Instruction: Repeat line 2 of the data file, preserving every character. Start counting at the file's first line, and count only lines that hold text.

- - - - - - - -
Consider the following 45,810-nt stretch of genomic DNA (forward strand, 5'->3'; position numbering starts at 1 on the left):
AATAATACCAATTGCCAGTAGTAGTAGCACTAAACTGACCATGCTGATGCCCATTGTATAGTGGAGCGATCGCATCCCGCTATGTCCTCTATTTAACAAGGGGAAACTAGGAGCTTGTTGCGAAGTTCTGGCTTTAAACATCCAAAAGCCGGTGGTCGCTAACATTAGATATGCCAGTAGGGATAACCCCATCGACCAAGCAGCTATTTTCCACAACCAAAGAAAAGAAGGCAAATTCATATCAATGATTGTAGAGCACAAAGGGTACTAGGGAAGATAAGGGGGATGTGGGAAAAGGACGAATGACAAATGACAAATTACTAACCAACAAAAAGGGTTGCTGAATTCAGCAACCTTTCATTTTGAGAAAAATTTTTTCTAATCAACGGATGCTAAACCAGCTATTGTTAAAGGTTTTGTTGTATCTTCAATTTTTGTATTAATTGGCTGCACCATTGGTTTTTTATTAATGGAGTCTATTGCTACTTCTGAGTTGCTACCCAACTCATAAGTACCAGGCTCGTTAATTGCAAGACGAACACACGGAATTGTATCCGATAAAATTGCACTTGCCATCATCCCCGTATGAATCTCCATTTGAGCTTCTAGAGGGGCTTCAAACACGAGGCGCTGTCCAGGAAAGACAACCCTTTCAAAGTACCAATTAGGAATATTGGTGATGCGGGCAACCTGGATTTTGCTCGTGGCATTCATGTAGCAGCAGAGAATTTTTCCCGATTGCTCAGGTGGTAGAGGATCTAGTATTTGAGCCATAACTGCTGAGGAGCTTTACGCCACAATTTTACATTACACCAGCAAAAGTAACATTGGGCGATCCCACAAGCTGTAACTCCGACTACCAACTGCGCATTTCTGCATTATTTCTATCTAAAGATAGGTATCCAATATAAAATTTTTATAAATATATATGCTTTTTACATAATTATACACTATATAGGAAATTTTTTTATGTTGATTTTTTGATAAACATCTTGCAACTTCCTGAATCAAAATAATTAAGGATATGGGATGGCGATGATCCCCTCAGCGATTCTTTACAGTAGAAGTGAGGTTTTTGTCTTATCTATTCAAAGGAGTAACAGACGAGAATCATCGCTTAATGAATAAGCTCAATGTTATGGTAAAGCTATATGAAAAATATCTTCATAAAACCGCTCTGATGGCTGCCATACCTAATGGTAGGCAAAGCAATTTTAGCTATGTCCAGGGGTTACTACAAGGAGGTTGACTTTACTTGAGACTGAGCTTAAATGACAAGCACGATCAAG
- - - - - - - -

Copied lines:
AATAATACCAATTGCCAGTAGTAGTAGCACTAAACTGACCATGCTGATGCCCATTGTATAGTGGAGCGATCGCATCCCGCTATGTCCTCTATTTAACAAGGGGAAACTAGGAGCTTGTTGCGAAGTTCTGGCTTTAAACATCCAAAAGCCGGTGGTCGCTAACATTAGATATGCCAGTAGGGATAACCCCATCGACCAAGCAGCTATTTTCCACAACCAAAGAAAAGAAGGCAAATTCATATCAATGATTGTAGAGCACAAAGGGTACTAGGGAAGATAAGGGGGATGTGGGAAAAGGACGAATGACAAATGACAAATTACTAACCAACAAAAAGGGTTGCTGAATTCAGCAACCTTTCATTTTGAGAAAAATTTTTTCTAATCAACGGATGCTAAACCAGCTATTGTTAAAGGTTTTGTTGTATCTTCAATTTTTGTATTAATTGGCTGCACCATTGGTTTTTTATTAATGGAGTCTATTGCTACTTCTGAGTTGCTACCCAACTCATAAGTACCAGGCTCGTTAATTGCAAGACGAACACACGGAATTGTATCCGATAAAATTGCACTTGCCATCATCCCCGTATGAATCTCCATTTGAGCTTCTAGAGGGGCTTCAAACACGAGGCGCTGTCCAGGAAAGACAACCCTTTCAAAGTACCAATTAGGAATATTGGTGATGCGGGCAACCTGGATTTTGCTCGTGGCATTCATGTAGCAGCAGAGAATTTTTCCCGATTGCTCAGGTGGTAGAGGATCTAGTATTTGAGCCATAACTGCTGAGGAGCTTTACGCCACAATTTTACATTACACCAGCAAAAGTAACATTGGGCGATCCCACAAGCTGTAACTCCGACTACCAACTGCGCATTTCTGCATTATTTCTATCTAAAGATAGGTATCCAATATAAAATTTTTATAAATATATATGCTTTTTACATAATTATACACTATATAGGAAATTTTTTTATGTTGATTTTTTGATAAACATCTTGCAACTTCCTGAATCAAAATAATTAAGGATATGGGATGGCGATGATCCCCTCAGCGATTCTTTACAGTAGAAGTGAGGTTTTTGTCTTATCTATTCAAAGGAGTAACAGACGAGAATCATCGCTTAATGAATAAGCTCAATGTTATGGTAAAGCTATATGAAAAATATCTTCATAAAACCGCTCTGATGGCTGCCATACCTAATGGTAGGCAAAGCAATTTTAGCTATGTCCAGGGGTTACTACAAGGAGGTTGACTTTACTTGAGACTGAGCTTAAATGACAAGCACGATCAAG